Still, the pleasures of small-town life permeate “Flat”: the gratifications of owning a house, of planting and weeding a garden, and of a community of friends who attend a “Boobapalooza,” a send-off party before surgery for which Catherine Guthrie’s partner, Mary, furnished “boob-shaped candles, boob lollipops and balloons that inflated into a buxom twosome” as well as “a pair of pink, plastic windup boobs with red, mouse-sized feet.”

Spoiler alert!

Not a mawkish misery memoir, “Flat” records how a youthful couple tackles and transcends the daunting challenges of disease and treatment. Reader, they marry.

Susan Gubar, who has been dealing with ovarian cancer since 2008, is distinguished emerita professor of English at Indiana University.


How to Respond When the Market Turns

The long bull market in the United States has looked fragile lately. In our quarterly report on investing, we offer insights, analysis and some humor that may help you deal with it all.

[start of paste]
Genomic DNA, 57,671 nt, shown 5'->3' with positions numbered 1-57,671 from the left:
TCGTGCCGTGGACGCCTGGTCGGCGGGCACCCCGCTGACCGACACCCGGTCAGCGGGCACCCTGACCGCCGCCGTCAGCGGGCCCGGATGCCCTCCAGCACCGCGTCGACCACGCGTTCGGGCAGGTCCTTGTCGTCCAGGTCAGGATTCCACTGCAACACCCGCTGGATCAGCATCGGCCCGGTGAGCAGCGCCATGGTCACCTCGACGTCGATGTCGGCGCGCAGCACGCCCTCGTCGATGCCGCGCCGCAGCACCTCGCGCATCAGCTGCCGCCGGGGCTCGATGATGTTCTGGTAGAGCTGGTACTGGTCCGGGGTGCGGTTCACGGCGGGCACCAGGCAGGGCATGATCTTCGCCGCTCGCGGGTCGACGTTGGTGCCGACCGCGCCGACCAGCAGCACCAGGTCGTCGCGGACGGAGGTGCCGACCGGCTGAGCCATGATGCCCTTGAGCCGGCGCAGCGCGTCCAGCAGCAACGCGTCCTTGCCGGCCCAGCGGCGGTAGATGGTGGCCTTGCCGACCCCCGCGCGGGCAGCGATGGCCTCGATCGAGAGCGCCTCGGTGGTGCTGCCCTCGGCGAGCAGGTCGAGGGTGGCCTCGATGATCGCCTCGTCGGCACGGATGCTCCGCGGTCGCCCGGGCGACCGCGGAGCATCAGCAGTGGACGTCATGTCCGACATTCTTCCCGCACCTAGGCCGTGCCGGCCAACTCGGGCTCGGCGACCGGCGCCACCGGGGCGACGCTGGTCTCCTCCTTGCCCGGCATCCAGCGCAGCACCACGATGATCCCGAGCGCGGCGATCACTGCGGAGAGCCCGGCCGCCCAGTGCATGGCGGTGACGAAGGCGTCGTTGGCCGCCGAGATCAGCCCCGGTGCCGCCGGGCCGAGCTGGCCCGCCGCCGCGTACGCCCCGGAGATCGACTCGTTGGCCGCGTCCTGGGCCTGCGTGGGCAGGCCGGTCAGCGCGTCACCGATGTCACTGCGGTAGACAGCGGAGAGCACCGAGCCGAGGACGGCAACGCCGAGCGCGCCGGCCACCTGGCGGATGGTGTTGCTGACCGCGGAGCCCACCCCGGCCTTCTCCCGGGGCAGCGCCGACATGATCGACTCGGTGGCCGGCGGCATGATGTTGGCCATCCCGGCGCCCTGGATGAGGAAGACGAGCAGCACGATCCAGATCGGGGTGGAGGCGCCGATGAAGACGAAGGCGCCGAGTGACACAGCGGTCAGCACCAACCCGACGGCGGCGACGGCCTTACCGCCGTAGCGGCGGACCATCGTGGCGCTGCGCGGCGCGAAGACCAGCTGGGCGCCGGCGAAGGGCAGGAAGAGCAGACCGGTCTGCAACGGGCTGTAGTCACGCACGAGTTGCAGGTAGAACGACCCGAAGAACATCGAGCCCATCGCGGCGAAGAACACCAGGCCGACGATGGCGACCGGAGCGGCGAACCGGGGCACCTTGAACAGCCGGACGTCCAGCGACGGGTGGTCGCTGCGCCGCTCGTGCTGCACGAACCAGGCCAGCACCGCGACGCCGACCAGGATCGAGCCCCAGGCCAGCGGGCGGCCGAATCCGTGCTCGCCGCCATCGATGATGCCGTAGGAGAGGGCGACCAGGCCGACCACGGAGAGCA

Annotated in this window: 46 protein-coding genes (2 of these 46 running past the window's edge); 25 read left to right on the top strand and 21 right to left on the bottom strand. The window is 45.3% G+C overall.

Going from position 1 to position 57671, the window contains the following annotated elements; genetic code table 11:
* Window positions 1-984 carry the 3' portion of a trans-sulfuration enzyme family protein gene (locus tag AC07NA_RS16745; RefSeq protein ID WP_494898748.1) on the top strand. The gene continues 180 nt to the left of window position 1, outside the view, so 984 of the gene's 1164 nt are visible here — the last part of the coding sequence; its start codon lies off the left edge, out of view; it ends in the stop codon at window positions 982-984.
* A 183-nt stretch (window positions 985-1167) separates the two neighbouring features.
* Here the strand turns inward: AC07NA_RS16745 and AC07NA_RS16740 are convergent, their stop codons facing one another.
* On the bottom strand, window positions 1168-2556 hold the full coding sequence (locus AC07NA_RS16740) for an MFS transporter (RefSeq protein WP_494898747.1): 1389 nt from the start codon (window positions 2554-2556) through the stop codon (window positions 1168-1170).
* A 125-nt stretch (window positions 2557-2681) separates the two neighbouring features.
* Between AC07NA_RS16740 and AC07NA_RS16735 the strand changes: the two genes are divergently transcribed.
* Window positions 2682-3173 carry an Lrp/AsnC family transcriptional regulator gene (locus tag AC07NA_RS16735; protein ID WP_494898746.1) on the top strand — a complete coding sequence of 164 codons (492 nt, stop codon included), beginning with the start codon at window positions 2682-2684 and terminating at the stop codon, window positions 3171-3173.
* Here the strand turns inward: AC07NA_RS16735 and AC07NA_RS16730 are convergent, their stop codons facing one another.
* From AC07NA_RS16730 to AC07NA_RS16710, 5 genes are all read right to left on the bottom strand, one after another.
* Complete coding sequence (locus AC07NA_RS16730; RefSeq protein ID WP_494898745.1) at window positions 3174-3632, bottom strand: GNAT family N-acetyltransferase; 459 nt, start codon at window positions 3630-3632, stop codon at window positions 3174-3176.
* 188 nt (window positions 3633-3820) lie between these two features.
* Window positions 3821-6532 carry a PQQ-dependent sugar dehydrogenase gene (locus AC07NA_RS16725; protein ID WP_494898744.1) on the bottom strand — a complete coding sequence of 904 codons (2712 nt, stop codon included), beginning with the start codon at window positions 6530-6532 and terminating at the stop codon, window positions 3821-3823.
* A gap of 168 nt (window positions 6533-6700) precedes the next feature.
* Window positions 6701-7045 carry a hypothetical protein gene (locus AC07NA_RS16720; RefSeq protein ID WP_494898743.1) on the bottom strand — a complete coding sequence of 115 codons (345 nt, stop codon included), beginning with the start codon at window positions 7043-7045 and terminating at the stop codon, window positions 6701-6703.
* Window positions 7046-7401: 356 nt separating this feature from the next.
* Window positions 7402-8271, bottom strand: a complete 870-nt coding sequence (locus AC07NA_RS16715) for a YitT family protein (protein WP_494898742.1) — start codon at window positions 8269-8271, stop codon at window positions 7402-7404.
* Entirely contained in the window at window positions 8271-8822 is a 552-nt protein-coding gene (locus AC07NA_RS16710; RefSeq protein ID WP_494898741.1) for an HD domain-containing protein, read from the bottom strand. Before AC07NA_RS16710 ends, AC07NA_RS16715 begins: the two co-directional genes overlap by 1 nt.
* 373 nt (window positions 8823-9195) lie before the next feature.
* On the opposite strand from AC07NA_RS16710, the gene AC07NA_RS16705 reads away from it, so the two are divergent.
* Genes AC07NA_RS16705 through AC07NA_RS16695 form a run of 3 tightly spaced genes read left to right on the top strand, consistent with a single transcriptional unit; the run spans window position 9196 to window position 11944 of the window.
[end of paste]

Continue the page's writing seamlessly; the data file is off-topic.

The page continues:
ImageCreditCreditTim CookJeff Sommer

Many investors received a nasty reminder in early October: that they could lose a lot of money in a very short time.

Stocks fell for six consecutive days, reversing the gains of a third quarter that had been remarkable chiefly for its lack of stress. That October shock may have been just a blip in a long bull market, but it pointed out that American stocks clearly can’t rise forever. What is a long-term investor to do?

Our quarterly survey contains some lessons and suggestions. Prospecting for stocks in other countries is favored by some strategists now. Buffering stocks with bonds — and taking advantage of the higher interest rates available in shorter-term securities — is widely recommended. Of course, staying calm and sticking to a plan — as many index fund investors do — is always in fashion.